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Why do people put concrete in trees and what good does it do?

Benjo75

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Ran in to another stump today that was pumped full of concrete. Luckily I saw it in time and didn't ruin a chain. I used the word pumped because it was almost 3 ft up in this hollow tree and the only access I could find was at the ground. I took this tree down and I swear there wasn't a hole anywhere too be found. Except for the one at the ground. But the concrete was over 2 ft higher than that hole.

I cut a Red Oak about 5 years ago. 4 ft dia. Someone had poured the hollow full from a hole that was right at 30 ft up. The entire tree was full up to this point. But there was an obvious hole in that one. Ruined a few chains getting it on the ground. Then ruined a few more trying to cut through a 8 inch cylinder of concrete every 8 ft all the way to 30 ft. Every cut I made I knew the concrete couldn't go any higher but it kept going.

Am I missing something? Does this do any good for the tree? They don't seem to be really growing over the concrete except maybe a little on the outside right at the bottom. Is it just something old men do to feel like they're saving the tree and making it stronger? It sure causes me lots of grief.
 

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lxskllr

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I think that's old school, no? Way back, I think that was considered appropriate tree care. Not sure what the idea is though. Maybe limit air contact?
 

stig

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Simple answer: Because they are stupid and don't know any better.


Or wait, maybe it is all part of a world wide conspiracy to enslave us all by dulling our saws.

Frankie might have some insight in that.
 

Mick!

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If you have a hollow stem that like that it will add rigidity and reduce twist.

Obviously not recommended or best practice these days, and hell on chainsaws, but I can see the logic, you’re replacing the heartwood.
 

Marc-Antoine

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Yes, giving back some mechanical support, plus trying to stop the rot and keeping away the critters, big and small.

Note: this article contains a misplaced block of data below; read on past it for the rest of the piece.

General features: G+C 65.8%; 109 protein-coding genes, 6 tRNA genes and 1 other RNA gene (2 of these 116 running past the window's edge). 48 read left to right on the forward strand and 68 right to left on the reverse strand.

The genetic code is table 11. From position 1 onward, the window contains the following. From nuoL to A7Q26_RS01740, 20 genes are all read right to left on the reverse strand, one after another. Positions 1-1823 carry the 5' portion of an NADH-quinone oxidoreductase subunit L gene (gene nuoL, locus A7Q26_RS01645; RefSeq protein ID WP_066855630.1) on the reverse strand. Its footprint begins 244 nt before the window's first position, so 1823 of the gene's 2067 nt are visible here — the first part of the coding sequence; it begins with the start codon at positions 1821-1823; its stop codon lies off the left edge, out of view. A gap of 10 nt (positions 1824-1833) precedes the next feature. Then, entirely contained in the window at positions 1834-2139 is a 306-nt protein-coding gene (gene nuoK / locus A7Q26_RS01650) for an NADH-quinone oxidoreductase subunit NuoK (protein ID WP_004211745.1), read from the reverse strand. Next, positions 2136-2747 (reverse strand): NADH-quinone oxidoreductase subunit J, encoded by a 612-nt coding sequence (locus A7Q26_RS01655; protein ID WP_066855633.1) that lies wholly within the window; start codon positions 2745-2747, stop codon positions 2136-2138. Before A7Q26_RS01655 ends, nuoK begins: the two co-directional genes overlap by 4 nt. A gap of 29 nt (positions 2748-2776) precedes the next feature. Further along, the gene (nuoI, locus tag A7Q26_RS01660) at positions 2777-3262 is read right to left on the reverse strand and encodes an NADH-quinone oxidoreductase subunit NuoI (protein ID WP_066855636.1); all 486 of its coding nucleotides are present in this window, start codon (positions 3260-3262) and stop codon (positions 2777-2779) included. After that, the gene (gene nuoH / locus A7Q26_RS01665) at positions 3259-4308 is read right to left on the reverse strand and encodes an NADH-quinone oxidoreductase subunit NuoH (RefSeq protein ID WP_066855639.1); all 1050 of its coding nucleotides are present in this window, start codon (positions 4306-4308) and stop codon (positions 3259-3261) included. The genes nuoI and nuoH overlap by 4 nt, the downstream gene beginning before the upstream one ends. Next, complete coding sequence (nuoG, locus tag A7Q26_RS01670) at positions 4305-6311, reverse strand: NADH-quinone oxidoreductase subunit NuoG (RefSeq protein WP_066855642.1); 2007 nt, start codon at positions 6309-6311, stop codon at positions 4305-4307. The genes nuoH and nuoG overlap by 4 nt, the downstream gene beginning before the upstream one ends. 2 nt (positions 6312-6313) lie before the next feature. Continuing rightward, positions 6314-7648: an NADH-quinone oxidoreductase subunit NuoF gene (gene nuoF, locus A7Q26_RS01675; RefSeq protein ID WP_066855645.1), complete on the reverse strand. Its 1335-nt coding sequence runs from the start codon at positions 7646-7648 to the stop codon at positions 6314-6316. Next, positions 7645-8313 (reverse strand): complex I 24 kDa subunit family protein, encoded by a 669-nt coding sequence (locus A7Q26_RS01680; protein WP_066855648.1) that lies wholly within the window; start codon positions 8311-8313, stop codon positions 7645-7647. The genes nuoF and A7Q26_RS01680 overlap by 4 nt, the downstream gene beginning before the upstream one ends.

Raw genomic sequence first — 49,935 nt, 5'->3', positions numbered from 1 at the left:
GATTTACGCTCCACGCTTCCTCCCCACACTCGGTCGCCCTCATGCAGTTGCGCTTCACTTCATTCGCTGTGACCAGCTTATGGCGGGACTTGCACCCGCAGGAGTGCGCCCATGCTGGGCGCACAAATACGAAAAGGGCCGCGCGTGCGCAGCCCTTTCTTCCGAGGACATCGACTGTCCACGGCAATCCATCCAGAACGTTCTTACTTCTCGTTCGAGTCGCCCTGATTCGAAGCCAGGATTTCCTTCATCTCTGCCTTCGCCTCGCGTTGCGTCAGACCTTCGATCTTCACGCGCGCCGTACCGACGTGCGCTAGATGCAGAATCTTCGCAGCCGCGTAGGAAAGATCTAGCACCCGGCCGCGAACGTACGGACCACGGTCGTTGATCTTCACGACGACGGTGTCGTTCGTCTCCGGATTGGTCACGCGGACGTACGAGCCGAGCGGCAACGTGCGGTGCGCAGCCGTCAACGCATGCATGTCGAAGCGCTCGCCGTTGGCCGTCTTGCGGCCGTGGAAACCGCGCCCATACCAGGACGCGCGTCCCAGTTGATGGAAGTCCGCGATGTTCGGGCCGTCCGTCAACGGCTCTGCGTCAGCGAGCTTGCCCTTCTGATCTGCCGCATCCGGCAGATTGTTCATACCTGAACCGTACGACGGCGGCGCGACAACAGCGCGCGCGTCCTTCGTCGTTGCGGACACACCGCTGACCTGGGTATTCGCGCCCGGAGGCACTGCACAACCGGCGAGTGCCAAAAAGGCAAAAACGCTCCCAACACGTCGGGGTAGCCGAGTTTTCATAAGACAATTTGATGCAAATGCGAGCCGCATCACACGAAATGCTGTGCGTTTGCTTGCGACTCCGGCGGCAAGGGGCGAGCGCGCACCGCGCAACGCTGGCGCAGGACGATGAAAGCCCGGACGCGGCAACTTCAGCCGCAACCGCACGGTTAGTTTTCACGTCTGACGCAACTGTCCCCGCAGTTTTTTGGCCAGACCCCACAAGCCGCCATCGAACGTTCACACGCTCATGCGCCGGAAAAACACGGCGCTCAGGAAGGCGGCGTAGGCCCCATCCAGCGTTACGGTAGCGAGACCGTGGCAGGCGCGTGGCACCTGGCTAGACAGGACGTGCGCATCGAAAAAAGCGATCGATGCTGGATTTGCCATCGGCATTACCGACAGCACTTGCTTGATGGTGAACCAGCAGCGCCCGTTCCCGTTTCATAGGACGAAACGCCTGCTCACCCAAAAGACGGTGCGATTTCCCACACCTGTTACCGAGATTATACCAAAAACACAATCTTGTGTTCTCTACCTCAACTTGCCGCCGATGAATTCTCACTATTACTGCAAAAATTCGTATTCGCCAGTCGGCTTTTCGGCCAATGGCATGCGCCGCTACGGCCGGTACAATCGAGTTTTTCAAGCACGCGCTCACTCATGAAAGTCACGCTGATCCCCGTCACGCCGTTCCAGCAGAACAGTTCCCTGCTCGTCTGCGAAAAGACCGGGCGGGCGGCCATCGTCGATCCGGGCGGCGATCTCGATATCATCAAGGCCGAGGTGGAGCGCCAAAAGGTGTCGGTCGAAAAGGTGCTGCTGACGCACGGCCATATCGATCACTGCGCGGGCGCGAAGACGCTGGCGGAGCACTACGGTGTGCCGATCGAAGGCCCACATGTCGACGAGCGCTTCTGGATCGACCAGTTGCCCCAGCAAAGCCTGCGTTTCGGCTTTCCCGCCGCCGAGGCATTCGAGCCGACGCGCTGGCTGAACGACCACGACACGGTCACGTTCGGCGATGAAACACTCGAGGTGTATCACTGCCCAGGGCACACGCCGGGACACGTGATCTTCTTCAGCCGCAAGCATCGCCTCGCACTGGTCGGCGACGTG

Bermy

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It was the thing to do 'back in the day' when hollows in trees were always perceived as bad.
We know now that hollows/cavties are not always bad and it is a practice that has largely been discontinued...unless you still believe that flush cutting is still a thing
 

Bermy

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Cutting a branch off flush in line with the trunk...ignoring branch collars and branch bark ridges.
 

Marc-Antoine

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So basically that cuts into the trunk instead of just cutting the branch, as the so-called branch collar is actually made of trunk's fibers and not limb's.
The problem is that the frontier constructed by the tree between the trunk and the limb "just in case" is partially cut out. Then some fungi have an easier access to the main body.

In that case, when I say trunk, that's for any axis holding an other secondary axis.
 

Mick!

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It was the thing to do 'back in the day' when hollows in trees were always perceived as bad.
We know now that hollows/cavties are not always bad and it is a practice that has largely been discontinued...unless you still believe that flush cutting is still a thing



Who said that anyone believes flush cutting is still the right thing to do?


I was explaining why it was done that’s all. Just because it’s no longer the done thing, doesn’t mean it has the same level of ‘wrongness’ as flushcutting.
 
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DMc

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I believe that the use of concrete in trees is judged by how much grief it gives us and not whether it works for the trees.

Done correctly, it will permanently fill a void, give a stable surface for callus growth to flow over and in some cases even offer support.

It has been over used, badly done and often for the wrong reasons and like every other tree cutter I dread finding it in a tree I'm removing.
 

DMc

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It's all good, Bermy. I was just trying to express that it can be more about how something is done and for what reason, that makes it a good choice or not.
 
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